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Scotland lost to the United States in their final match of pool play but still edged Kenya to move on to the next round of the World Twenty20 Qualifier tournament, being held in the United Arab Emirates.
Scotland lost to the United States in their final match of pool play but still edged Kenya to move on to the next round of the World Twenty20 Qualifier tournament, being held in the United Arab Emirates.

Eventually, it all adds up for Scotland at World Twenty20 Qualifier

Tournament officials had to do the maths, but eventually it was figured out that Scotland had pipped Kenya for the final qualifying spot at the World Twenty20 qualifying tournament.

DUBAI // Fittingly for a tournament which might as well have been designed by the makers of the Rubik's Cube, the final match of the pool stage concluded Tuesday without anyone knowing who had gained the final qualifying spot for Thursday's preliminary final.

Whoever had the PhD in statistics finally deigned that Scotland had sneaked through thanks to a superior run-rate of just 0.007 better than Kenya.

The confusion was hardly helped by the chaotic end to Scotland's match against the United States.

They lost off the penultimate delivery of the match, which was delivered by a fill-in bowler, Richie Berrington, after Safyaan Sharif, who had started the over, went off with a side strain.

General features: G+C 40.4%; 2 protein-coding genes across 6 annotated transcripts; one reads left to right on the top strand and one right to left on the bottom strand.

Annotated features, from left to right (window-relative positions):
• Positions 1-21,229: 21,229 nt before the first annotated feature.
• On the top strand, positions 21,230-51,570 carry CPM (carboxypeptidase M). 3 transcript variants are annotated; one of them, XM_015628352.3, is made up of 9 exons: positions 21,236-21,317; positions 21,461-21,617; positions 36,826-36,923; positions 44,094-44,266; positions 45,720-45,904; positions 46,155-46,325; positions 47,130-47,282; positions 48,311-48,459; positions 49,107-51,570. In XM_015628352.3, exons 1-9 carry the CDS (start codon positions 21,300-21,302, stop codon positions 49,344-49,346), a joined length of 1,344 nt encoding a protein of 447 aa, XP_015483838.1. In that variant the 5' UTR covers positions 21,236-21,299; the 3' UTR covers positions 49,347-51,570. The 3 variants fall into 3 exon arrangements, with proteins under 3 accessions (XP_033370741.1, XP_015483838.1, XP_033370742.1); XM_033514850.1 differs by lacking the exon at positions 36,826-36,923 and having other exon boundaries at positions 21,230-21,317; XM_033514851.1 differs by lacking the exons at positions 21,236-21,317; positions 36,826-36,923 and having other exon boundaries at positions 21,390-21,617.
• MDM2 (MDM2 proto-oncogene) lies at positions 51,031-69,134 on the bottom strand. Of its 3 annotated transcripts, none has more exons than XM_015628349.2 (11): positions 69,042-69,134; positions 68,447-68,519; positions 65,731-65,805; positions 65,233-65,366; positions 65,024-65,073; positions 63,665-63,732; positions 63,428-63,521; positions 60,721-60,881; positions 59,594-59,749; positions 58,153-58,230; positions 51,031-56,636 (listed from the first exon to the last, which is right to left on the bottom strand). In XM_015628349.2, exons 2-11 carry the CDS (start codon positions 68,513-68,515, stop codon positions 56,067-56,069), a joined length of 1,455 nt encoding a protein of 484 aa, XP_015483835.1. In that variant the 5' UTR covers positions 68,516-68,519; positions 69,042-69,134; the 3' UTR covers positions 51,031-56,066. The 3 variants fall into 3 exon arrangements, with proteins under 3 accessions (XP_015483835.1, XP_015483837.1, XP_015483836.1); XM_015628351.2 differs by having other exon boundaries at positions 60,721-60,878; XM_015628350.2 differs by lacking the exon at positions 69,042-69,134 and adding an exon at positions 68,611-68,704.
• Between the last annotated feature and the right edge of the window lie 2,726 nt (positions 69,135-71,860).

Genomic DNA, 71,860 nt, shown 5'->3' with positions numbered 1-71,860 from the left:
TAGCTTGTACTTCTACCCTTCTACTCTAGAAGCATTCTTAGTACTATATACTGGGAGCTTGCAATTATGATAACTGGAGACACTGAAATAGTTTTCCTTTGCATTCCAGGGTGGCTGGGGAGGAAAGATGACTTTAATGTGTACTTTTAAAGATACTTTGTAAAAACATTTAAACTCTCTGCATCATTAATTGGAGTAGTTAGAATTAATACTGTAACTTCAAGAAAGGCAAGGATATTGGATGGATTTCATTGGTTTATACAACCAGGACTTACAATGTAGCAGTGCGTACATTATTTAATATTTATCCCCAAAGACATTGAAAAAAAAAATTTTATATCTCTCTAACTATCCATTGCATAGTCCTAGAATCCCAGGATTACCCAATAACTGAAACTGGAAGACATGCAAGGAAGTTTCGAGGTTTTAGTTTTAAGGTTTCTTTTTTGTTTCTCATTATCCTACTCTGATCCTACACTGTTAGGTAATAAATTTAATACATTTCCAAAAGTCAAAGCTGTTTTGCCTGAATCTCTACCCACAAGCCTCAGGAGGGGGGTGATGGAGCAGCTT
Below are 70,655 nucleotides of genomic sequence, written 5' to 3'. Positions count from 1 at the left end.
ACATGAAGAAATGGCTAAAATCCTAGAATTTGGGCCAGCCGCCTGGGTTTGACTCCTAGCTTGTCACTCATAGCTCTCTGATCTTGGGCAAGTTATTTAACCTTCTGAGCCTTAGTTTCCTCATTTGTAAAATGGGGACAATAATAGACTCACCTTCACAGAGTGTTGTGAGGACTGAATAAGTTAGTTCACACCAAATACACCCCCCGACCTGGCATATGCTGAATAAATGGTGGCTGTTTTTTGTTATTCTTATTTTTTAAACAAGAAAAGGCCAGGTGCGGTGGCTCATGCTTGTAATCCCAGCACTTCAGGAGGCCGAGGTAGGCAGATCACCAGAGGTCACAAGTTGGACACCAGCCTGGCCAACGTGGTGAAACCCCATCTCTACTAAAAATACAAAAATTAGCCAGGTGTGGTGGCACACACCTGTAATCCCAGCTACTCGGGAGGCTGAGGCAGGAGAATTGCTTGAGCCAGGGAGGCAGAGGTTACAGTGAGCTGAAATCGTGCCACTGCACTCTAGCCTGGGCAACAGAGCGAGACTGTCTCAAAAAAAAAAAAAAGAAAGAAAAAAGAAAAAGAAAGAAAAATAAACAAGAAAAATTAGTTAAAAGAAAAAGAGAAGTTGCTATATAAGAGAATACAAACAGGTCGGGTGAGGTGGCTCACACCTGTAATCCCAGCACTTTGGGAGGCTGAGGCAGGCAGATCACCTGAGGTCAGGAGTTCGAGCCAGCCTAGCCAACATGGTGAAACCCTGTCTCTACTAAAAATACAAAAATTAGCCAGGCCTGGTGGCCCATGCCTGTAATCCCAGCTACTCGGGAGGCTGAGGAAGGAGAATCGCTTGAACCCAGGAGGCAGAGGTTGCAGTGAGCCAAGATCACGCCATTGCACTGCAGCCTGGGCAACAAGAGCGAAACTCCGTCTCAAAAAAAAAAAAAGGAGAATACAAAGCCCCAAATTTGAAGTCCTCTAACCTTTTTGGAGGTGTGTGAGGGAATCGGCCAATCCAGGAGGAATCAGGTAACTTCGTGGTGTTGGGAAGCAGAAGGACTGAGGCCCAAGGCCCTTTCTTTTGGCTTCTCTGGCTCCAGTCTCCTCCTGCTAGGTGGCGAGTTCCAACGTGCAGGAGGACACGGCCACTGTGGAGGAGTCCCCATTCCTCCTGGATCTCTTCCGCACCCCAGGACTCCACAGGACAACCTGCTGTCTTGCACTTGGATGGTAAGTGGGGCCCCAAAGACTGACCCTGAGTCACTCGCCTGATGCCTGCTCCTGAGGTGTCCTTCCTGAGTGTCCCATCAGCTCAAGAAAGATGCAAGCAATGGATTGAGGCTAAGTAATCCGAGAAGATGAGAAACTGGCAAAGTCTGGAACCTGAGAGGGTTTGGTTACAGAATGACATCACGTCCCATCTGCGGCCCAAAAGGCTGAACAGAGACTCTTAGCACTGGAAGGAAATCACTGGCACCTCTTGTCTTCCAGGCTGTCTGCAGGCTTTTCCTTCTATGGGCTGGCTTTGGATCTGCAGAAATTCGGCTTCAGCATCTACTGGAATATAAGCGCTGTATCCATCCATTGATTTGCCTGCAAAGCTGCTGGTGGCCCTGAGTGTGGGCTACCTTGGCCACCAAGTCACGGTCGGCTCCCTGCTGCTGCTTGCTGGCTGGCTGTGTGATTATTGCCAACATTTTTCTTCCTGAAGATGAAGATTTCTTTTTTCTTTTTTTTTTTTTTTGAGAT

That was easy bit.

The ball was then launched high into the breeze, and when it fell to ground it was deemed to have been dropped by Preston Mommsen, even though he appeared to feel he had held the catch.

While the ball was in flight, Orlando Baker and Asif Khan had enough time to scurry the two runs needed for the United States to win. However, the result was settled one delivery too late for Kenya to steal in to the play-off phase in front of Scotland.

Confused? Call the ICC.

It means the Scots now face a knock-out match against Holland, and Ireland meet Canada, while Afghanistan and Namibia get the first dibs on a place in the World T20 via tomorrow's qualifying final.

"As we have progressed during the competition, the more the reality has sunk in and we have started to believe we can do it," Sarel Burger, the Namibia captain, said. "I think it is focusing the guys' minds on the job which needs to be done. We are one game away from it. It would be awesome to do it."

 

pradley@thenational.ae

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